A recent review article addressing the use of social media and mobile health applications among patients with IBD revealed uncertainty about the quality of available IBD-related information, leading its authors to emphasize the need for research assessing the validity of IBD-related information available on social media platforms, and increased physician awareness and online presence to combat misinformation.
“Over the past several years, social media has made an impact on how patients learn about disease and manage their health,” Jason Reich, MD, from Boston Medical Center, told Healio Gastroenterology. “Social media usage has been well documented in other chronic conditions such as asthma and diabetes, but little is known about its use in patients with inflammatory bowel disease.”
Along with Ling Guo, MD, and Healio Gastroenterology Peer Perspective Board member Francis A. Farraye, MD, MSc, also from Boston Medical Center, Reich and colleagues sought to describe the use of social media in patients with IBD. Their major conclusions were:
- social media use among patients with IBD is indeed on the rise;
- the quality of IBD-related information posted online varies significantly;
- patients have an increasing desire to receive IBD-related information on social media;
- and increased physician awareness and presence in social media may benefit patients and institutions.
Lack of data on usage, preferences
While previous research has shown IBD patients frequently use the Internet to obtain health-related information, data on social media usage and preferences in this patient population are sparse.
“Minimal research has examined how patients with IBD utilize social media in the course of their disease management,” Reich said.
“It does seem clear, however, that patients in general are looking more towards social media to gather information regarding their disease and to share their experiences with others,” Guo added.
A 2009 study showed IBD was “well-represented” among Facebook users and Facebook groups. Moreover, Reich and colleagues used Boston University’s Twitter Collection and Analysis Toolkit to show there were 2,457 IBD-related tweets from 1,646 users from September through early October 2015. A similar analysis was used to examine tweets posted at the 2015 ACG Conferences; this data will be presented at DDW 2016, Reich said.
IBD patients are also using Instagram; a search using #IBD in March 2015 resulted in more than 160,000 posts, they wrote.
Quality of information uncertain
“Little is known about the quality of information that is posted on social media,” Reich said. Despite this, “because patients are increasingly using social media as part of their disease management, physicians must be aware of the range of quality of information that is posted,” he and colleagues wrote.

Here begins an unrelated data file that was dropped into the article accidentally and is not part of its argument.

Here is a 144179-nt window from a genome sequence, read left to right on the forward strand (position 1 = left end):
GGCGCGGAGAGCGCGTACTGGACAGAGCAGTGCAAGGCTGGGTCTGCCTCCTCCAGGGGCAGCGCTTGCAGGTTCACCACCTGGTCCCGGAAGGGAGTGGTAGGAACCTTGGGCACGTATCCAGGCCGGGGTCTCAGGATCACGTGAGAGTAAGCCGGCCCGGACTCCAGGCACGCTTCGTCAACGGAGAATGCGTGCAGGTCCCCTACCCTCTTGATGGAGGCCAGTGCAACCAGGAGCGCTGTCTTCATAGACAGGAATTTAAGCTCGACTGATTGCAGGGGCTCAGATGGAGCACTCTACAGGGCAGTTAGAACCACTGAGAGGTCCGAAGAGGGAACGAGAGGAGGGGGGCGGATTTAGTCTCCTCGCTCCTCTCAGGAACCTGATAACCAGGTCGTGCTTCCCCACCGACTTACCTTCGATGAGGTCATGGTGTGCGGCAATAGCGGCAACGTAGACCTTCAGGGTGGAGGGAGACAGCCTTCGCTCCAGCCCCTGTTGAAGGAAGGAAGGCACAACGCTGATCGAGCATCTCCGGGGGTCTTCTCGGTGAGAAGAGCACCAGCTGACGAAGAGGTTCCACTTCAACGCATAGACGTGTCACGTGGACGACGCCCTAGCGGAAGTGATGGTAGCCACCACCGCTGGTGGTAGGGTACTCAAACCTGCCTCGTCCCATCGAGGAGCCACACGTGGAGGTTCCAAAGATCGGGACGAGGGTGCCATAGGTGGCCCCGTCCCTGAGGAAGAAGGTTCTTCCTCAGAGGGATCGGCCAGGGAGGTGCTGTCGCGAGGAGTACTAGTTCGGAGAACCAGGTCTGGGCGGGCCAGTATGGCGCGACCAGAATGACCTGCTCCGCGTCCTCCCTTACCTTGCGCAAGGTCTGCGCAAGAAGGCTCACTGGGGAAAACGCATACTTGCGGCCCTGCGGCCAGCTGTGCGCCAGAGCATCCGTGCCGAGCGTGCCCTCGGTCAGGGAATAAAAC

One study found expert reviewers rated the top Google search results for “Crohn’s disease” and “ulcerative colitis” with a median quality evaluation instrument score of 57/107 and a median global quality score of 2/5. Another quality evaluation of IBD-related websites rated 43% of websites as excellent-to-good and 57% as fair-to-poor, and a study of the 100 most viewed IBD-related videos on YouTube showed poor patient education overall. There have been no studies assessing the quality of IBD-related social media posts.
“These studies illustrate the need for clinicians to have a greater presence in the social media community, to improve the quality of information posted,” the authors wrote.
Physician social media presence
Multiple studies have shown patients are interested in receiving information from physicians on a web-based platform, including a randomized controlled trial showing patients randomized to a web-based disease-specific education preferred it vs. standard of care, and showed greater treatment adherence, improved quality of life, fewer treatment relapses and fewer clinic visits. The study also showed this approach can be cost-saving.
Studies show providers and hospitals “are supportive of social media and mobile health technology for enhancing patient care,” with about seven out of ten U.S. hospitals using social media to educate consumers.
“In a currently ongoing study at BMC, we have found that there is interest among IBD patients in having their gastroenterologist post education-related information on social media,” Guo said.
“As patient use of social media to obtain health-related information increases, individuals, providers, group practices, and hospitals should take an active role in using social media to provide health-related information,” Reich and colleagues wrote. A social media account can keep a provider informed, foster networking with colleagues and provide patient education, and while concerns about confidentiality and privacy exist, “physicians can use social media in an intelligent and safe manner.”
“Our review proposes several areas of future research, including a quality assessment of IBD information posted on social media,” Reich said. “We also feel there is a need for an assessment of how social media and mobile phone applications can potentially improve clinical outcomes of patients with IBD.”
“Given the dearth of information available in the literature on IBD patients’ preferences and usage of social media, this area needs further research and is currently being addressed with an ongoing survey study at our institution with extension to additional sites in the future,” Farraye said.
Additional areas for potential research include examining discrepancies between interest and actual usage of web-based sources of health information, and an exploration of how patient portals may benefit patients with IBD. – by Adam Leitenberger
Disclosure: The researchers report no relevant financial disclosures.